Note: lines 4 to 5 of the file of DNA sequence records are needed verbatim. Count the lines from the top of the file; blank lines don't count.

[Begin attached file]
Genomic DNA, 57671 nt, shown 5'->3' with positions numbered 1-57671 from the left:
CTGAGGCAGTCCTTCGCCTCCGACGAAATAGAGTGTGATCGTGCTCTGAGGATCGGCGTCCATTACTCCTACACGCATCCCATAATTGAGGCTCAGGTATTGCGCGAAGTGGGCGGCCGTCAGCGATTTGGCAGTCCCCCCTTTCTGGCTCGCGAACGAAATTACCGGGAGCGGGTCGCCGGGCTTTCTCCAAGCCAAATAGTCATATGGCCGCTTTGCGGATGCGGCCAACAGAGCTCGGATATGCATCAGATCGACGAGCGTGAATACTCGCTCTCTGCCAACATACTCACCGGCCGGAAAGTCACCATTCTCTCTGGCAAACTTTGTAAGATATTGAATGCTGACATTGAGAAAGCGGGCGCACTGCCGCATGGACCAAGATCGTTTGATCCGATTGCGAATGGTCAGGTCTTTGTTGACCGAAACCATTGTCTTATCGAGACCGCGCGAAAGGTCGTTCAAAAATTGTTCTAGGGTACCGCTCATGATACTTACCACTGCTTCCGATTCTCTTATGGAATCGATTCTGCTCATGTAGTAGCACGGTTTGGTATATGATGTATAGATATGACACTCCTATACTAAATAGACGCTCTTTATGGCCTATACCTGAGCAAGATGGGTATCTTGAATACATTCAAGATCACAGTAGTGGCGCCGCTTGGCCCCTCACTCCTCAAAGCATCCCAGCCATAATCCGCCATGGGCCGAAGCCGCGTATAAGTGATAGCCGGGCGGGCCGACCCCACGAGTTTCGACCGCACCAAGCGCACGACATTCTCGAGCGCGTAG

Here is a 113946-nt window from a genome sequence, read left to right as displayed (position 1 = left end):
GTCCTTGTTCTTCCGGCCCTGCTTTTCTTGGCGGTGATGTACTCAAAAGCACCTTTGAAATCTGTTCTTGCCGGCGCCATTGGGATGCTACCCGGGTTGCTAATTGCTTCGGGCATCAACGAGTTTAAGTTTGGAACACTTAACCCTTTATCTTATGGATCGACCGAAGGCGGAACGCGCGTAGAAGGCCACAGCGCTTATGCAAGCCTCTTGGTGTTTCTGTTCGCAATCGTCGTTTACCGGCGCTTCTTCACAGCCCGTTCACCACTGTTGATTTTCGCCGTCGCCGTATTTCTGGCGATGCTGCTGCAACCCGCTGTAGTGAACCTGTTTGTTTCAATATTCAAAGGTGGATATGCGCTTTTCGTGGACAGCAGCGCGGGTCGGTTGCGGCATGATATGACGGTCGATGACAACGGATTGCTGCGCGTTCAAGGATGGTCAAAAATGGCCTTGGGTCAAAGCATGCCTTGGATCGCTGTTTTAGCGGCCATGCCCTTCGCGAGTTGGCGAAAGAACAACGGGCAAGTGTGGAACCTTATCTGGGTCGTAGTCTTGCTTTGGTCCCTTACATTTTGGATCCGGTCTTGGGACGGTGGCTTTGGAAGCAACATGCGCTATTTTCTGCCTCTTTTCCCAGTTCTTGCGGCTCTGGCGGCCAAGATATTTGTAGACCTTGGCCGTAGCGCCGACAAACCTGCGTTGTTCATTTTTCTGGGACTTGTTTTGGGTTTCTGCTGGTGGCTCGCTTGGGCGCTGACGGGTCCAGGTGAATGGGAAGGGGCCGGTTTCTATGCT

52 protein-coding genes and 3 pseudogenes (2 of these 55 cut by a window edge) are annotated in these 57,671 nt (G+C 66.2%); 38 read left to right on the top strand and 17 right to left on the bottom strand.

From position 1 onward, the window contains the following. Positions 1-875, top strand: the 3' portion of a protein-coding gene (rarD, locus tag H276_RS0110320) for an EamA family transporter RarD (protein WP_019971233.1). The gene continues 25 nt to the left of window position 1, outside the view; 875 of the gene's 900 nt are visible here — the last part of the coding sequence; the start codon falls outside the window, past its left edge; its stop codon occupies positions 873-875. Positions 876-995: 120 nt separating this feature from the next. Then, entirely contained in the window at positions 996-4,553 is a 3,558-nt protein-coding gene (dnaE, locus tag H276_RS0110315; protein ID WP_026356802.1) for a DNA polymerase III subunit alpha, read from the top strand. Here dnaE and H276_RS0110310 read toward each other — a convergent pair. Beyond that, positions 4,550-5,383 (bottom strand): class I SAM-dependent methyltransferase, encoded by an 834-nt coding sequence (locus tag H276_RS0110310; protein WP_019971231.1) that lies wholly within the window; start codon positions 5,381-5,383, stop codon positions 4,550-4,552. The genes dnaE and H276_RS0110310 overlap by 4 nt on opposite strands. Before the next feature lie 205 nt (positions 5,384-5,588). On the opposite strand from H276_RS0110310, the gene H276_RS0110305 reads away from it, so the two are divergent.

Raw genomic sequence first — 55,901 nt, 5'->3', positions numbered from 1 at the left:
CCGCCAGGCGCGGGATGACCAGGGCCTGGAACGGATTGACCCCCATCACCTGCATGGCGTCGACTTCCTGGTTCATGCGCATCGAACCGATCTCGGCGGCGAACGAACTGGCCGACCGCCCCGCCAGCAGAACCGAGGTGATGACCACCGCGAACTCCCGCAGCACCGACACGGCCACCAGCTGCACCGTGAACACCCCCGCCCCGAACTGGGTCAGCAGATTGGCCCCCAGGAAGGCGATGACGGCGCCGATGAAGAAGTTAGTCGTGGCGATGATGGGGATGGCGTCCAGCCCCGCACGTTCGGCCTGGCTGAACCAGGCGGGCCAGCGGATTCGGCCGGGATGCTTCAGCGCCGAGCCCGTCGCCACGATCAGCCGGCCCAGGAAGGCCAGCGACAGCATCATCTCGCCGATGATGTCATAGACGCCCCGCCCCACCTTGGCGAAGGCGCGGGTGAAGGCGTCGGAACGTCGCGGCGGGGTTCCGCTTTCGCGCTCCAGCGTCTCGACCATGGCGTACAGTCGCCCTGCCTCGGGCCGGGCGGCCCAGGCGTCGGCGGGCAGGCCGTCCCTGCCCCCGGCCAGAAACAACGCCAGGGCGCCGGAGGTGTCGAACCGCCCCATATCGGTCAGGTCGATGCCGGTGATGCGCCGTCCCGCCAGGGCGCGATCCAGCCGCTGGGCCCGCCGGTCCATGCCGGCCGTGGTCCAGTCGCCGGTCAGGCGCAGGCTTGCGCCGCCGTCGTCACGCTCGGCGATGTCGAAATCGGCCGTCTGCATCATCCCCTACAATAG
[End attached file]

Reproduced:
GTCCTTGTTCTTCCGGCCCTGCTTTTCTTGGCGGTGATGTACTCAAAAGCACCTTTGAAATCTGTTCTTGCCGGCGCCATTGGGATGCTACCCGGGTTGCTAATTGCTTCGGGCATCAACGAGTTTAAGTTTGGAACACTTAACCCTTTATCTTATGGATCGACCGAAGGCGGAACGCGCGTAGAAGGCCACAGCGCTTATGCAAGCCTCTTGGTGTTTCTGTTCGCAATCGTCGTTTACCGGCGCTTCTTCACAGCCCGTTCACCACTGTTGATTTTCGCCGTCGCCGTATTTCTGGCGATGCTGCTGCAACCCGCTGTAGTGAACCTGTTTGTTTCAATATTCAAAGGTGGATATGCGCTTTTCGTGGACAGCAGCGCGGGTCGGTTGCGGCATGATATGACGGTCGATGACAACGGATTGCTGCGCGTTCAAGGATGGTCAAAAATGGCCTTGGGTCAAAGCATGCCTTGGATCGCTGTTTTAGCGGCCATGCCCTTCGCGAGTTGGCGAAAGAACAACGGGCAAGTGTGGAACCTTATCTGGGTCGTAGTCTTGCTTTGGTCCCTTACATTTTGGATCCGGTCTTGGGACGGTGGCTTTGGAAGCAACATGCGCTATTTTCTGCCTCTTTTCCCAGTTCTTGCGGCTCTGGCGGCCAAGATATTTGTAGACCTTGGCCGTAGCGCCGACAAACCTGCGTTGTTCATTTTTCTGGGACTTGTTTTGGGTTTCTGCTGGTGGCTCGCTTGGGCGCTGACGGGTCCAGGTGAATGGGAAGGGGCCGGTTTCTATGCT

52 protein-coding genes and 3 pseudogenes (2 of these 55 cut by a window edge) are annotated in these 57,671 nt (G+C 66.2%); 38 read left to right on the top strand and 17 right to left on the bottom strand.